Rhode Island's House Resolution 7471 would, if approved, express the support of the House of Representatives for increased environmental and climate education in the state's public schools — and the NCSE/Penn State study of climate change education is cited as evidence of the need for the increase.
In particular, the resolution requests the state department of education to develop a set of key environmental and climate principles and concepts to be included across the curriculum, to ensure that teacher professional development on the Next Generation Science Standards "use climate as an exemplary anchor phenomenon," and to provide online material to assist the development of instructional programs in climate and environmental literacy. The resolution also asks secondary public schools in the state to offer courses in climate and environmental literacy.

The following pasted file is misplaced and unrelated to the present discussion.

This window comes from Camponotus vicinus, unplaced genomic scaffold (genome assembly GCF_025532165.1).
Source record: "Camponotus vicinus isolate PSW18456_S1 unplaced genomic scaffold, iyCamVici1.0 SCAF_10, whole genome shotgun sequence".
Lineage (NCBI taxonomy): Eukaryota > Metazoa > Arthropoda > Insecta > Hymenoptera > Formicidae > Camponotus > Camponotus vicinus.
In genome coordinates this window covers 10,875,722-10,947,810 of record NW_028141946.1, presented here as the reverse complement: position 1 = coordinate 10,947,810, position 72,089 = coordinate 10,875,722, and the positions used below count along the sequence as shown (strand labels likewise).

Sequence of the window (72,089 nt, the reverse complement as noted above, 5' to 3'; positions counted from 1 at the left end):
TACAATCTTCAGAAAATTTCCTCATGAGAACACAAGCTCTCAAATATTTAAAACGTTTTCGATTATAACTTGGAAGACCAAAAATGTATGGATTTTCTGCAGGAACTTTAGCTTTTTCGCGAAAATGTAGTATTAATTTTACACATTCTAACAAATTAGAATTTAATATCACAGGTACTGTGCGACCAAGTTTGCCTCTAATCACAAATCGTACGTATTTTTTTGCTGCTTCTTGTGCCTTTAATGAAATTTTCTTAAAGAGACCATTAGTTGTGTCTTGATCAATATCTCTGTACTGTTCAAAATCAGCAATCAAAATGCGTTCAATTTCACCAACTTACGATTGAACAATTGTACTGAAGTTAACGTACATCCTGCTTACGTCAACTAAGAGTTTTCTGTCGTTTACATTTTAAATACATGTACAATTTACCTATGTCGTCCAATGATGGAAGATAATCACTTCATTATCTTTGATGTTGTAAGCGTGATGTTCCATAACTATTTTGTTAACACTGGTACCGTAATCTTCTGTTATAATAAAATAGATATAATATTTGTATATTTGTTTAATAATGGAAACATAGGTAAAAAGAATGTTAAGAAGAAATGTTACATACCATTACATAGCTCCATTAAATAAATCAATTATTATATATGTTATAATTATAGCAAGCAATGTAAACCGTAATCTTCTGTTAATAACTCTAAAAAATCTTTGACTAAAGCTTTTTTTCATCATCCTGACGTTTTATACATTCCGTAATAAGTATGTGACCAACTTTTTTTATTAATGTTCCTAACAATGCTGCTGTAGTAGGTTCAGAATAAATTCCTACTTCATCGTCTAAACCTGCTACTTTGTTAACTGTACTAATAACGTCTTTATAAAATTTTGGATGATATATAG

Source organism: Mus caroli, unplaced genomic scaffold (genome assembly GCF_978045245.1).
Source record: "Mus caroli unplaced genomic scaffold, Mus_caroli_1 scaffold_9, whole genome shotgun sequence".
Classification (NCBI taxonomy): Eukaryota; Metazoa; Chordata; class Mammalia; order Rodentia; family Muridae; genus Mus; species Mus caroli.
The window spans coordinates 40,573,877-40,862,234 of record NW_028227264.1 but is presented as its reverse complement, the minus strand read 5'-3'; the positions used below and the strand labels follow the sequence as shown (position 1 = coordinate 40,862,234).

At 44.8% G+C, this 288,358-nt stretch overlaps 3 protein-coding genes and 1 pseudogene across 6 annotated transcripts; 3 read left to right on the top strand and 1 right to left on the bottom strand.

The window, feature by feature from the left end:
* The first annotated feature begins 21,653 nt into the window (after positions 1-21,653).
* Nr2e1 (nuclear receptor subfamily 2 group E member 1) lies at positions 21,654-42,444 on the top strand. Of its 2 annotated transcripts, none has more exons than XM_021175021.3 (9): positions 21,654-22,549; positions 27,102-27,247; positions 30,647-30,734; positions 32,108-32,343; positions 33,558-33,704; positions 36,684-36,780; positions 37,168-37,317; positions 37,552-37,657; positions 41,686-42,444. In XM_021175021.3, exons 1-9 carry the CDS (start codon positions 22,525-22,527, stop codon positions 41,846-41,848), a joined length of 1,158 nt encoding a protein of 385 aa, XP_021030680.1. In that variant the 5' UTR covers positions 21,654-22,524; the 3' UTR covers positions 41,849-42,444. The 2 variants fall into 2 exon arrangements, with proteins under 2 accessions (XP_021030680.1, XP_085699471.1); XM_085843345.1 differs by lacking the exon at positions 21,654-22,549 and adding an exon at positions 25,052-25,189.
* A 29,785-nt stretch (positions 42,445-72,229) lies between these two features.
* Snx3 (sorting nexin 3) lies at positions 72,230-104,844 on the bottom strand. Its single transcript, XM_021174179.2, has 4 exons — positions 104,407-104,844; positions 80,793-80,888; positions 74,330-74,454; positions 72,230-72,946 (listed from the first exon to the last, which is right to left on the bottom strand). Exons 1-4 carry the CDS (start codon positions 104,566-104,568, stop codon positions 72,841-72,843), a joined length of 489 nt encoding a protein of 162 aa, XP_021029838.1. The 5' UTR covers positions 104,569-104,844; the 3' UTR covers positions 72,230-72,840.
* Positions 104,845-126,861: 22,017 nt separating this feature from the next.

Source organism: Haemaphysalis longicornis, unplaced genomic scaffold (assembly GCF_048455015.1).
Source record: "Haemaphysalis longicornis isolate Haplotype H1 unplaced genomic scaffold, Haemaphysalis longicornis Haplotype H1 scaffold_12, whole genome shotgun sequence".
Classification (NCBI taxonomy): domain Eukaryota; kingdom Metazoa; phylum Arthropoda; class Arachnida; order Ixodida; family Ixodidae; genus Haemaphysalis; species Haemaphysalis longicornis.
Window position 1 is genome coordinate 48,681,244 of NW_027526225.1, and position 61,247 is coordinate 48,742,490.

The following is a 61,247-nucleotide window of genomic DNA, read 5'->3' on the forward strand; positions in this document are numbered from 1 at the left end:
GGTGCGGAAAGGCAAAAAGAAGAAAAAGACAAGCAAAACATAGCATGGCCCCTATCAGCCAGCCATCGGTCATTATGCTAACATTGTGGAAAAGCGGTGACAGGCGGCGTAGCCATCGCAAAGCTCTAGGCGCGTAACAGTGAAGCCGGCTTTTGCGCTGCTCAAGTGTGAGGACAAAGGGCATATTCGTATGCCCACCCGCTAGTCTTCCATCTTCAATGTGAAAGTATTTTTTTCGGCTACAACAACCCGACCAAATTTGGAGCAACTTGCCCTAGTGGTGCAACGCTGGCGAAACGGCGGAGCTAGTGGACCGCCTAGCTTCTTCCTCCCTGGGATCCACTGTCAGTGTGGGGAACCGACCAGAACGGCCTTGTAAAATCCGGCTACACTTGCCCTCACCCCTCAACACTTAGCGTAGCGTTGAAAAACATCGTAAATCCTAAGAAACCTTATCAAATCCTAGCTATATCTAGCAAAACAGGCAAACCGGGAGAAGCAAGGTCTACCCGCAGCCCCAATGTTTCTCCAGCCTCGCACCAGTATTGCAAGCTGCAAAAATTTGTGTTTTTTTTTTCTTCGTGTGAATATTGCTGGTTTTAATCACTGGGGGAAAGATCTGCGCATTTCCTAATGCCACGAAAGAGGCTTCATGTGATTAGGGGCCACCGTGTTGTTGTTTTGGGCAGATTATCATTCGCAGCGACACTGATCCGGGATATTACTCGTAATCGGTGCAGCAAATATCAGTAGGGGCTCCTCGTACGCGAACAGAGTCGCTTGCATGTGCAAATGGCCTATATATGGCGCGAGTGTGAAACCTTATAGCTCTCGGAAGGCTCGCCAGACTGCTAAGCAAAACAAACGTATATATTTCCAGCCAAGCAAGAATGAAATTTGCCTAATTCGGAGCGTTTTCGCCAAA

The prologue to the resolution explains that "[t]he heaviest burden of climate change will fall on the next generation" and that students need to be prepared to "address the coming social and economic challenges and opportunities arising from a changing climate." The prologue also observes, "Only thirty percent of middle school and forty-five percent of high school science teachers nationally ... understand the extent of the scientific consensus on climate change" — a statistic originating in the NCSE/Penn State survey of climate change educators (PDF).
Sponsored by Terri-Denise Cortvriend (D-District 72) and four of her colleagues in the House, HR 7471 was introduced on February 7, 2020, and referred to the House Committee on Health, Education, and Welfare. A similar resolution, House Resolution 5563, was introduced in 2019 but died in committee.